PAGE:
How do intrathermocline lenses interact with a large-scale surface cyclone?
The Mathematics journal has published a series of articles by Mikhail Sokolovskiy (WPI RAS) and the co-authors. They focus on mathematical modeling of vortex interaction in the North-East Atlantic region. The research is carried out using a three-layer quasigeostrophic model
The characteristics of the hydrological regime in the north-eastern part of the Atlantic Ocean at the intermediate depth levels of 500-1600m are defined by interaction with waters of the semi-enclosed Mediterranean Sea. These anomalous waters, having high temperature and salinity values, are carried by a near-bottom gravity current through the narrow Strait of Gibraltar with discharge. Then, they spread westwards, being pressed to the continental slope of the Iberian Peninsula by the Coriolis force as a current made of several jets at intermediate depths.
As a result of the instability of the flow over the canyons of the slope, part of the jet becomes separated and discharged to the depths of the corresponding density. As a rule, this leads to the formation of intrathermocline lenses, which are isolated vortices (mostly anticyclonic, but sometimes cyclonic) located at intermediate depth levels (600-1600m). Cyclonic and anticyclonic vortices are generally formed simultaneously as part of a dipolar structure.
The given works study the mechanisms of interaction of such dipoles with a large-scale surface cyclone within a three-layer quasigeostrophic model. The main parameters of the model correspond to the conditions of the North-East Atlantic region. At the first stage of the research, the authors used approximation of point vortices, at the second – approximation of distributed vortices, when a surface cyclone is modeled by a vortex spot of the first layer, intrathermocline lenses – by vortex spots of the middle layer; the lower layer is supposed to be dynamically passive.
The first figure demonstrates trajectories of point vortices when a pair of intrathermocline vortices occur (the green and blue lines represent the trajectories of the cyclonic and anticyclonic lenses, respectively) in an initially motionless cyclone of the upper layer (its trajectories are colored red) with different values of original distances L between the lenses. Round markers correspond to the initial positions of the vortices.
In all of the considered cases, the pair of lenses begin to move towards the surface cyclone, and then sooner or later leaves its area and moves away from it indefinitely. At the finite movement stage, the trajectories of the intrathermocline cyclone are always located inside the circular area shaded by the trajectories of the surface vortex, while the trajectories of the anticyclonic lens remain within the outer circle. Thus, at this phase of the movement, there is a vortex structure of a two-layer cyclone with a “tilted axis” and a peripheral anticyclonic lens producing collective counterclockwise rotation. An interesting feature of vortex interaction in this case is that although the period of finite movement realization is a monotonically increasing function of L, the number of full revolutions within circles is an irregular function of L. The latter is clearly seen in panels (c) and (f) with an anomalously large number of vortex revolutions in their collective cyclonic rotation initiated by a surface vortex.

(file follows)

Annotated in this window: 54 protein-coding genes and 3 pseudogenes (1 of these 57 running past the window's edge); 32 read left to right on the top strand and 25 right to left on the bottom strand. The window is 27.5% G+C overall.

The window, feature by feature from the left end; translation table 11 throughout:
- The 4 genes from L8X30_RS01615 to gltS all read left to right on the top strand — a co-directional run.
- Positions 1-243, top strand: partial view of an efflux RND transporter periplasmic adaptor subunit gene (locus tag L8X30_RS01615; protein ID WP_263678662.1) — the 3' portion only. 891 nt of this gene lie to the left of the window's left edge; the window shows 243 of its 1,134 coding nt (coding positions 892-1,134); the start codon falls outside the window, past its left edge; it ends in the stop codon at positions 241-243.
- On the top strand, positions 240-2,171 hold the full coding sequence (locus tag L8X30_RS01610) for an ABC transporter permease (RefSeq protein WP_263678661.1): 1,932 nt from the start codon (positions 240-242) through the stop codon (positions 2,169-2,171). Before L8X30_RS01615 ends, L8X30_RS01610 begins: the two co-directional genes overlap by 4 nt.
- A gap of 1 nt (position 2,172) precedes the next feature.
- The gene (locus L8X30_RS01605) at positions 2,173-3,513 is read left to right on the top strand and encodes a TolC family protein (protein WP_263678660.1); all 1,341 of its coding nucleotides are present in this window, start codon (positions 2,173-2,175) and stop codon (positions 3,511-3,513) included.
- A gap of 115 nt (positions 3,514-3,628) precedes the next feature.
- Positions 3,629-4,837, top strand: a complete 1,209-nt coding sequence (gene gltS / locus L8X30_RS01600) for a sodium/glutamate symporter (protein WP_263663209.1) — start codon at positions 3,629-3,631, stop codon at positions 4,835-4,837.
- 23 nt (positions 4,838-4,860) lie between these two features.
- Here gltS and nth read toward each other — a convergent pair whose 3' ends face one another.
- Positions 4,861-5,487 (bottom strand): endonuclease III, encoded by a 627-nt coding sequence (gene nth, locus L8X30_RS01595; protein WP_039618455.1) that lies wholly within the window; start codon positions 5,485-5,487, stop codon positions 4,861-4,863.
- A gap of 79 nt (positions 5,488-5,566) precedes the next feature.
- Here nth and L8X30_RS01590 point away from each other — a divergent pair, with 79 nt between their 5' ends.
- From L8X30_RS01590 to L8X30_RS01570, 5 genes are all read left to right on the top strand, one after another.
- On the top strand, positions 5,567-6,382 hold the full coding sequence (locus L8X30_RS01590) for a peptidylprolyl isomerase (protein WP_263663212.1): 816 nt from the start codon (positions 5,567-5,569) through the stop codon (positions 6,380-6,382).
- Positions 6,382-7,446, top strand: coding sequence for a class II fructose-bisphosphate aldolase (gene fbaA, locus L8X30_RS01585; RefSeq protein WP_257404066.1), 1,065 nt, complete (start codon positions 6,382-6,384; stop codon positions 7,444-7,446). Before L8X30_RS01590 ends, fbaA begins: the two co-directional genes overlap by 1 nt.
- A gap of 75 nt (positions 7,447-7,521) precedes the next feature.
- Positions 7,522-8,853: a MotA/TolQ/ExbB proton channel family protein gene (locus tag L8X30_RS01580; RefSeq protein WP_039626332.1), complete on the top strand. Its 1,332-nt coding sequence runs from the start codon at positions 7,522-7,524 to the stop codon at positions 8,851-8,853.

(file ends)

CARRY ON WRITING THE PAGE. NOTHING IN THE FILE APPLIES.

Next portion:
The second figure illustrates the results of calculations for finite size vortices, when the radii of the lenses equal 32 km – the internal Rossby radius of deformation characteristic of the North Atlantic region, and the linear sizes of the surface cyclone are 6 times larger. The coloring has the same meaning as in the previous figure, and the initial configurations are colored. Here, one can observe configurations of vortex spots only for the cases of two values of L – “strong” and “weak” pairs of lenses in panels (a) and (b), respectively. In the first case, the significant deformation of the surface vortex is caused by a shift resulting from the dipole of the middle layer. Outer liquid intrudes into the cyclone, while the dipole moves to the west of the cyclone, and then recedes, tearing off and carrying two fragments of this cyclone. Most of the surface cyclone stays behind, but with considerable filamentation (formation of vortex threads). Qualitatively, the results of interaction here and in panel (b) of the previous figure are similar. In the case of a weak intrathermocline dipole, the cyclonic vortex of the middle layer is seized by the surface cyclone with formation of a two-layer cyclone; the anticyclonic lens rotates along its periphery.
The refereed articles analyze vortex interaction for the case of a weaker cyclonic lens, compared to its anticyclonic partner. As mentioned above, this situation is more typical of the real ocean conditions. All the movements of such vortex structures are finite. The authors discovered the phenomenon of formation of strictly/approximately periodic motion for the discrete values of parameter L for point/distributed vortices.
The results of the study of vortex dynamics require experimental confirmation by in situ instrumental measurements in the ocean, as well as using the analysis of the trajectories of Lagrangian mini-drifters.
M.A. Sokolovskiy, X.J. Carton, B.N. Filyushkin. Mathematical modeling of vortex interaction using a three-layer quasigeostrophic model. Part 1: Point-vortex approach. Mathematics, 2020, v. 8, № 8, 1228, doi:10.3390/math8081228.
M.A. Sokolovskiy, X.J. Carton, B.N. Filyushkin. Mathematical modeling of vortex interaction using a three-layer quasigeostrophic model. Part 2: Finite-core-vortex approach and oceanographic application. Mathematics, 2020, v. 8, № 8, 1267, doi:10.3390/math8081267.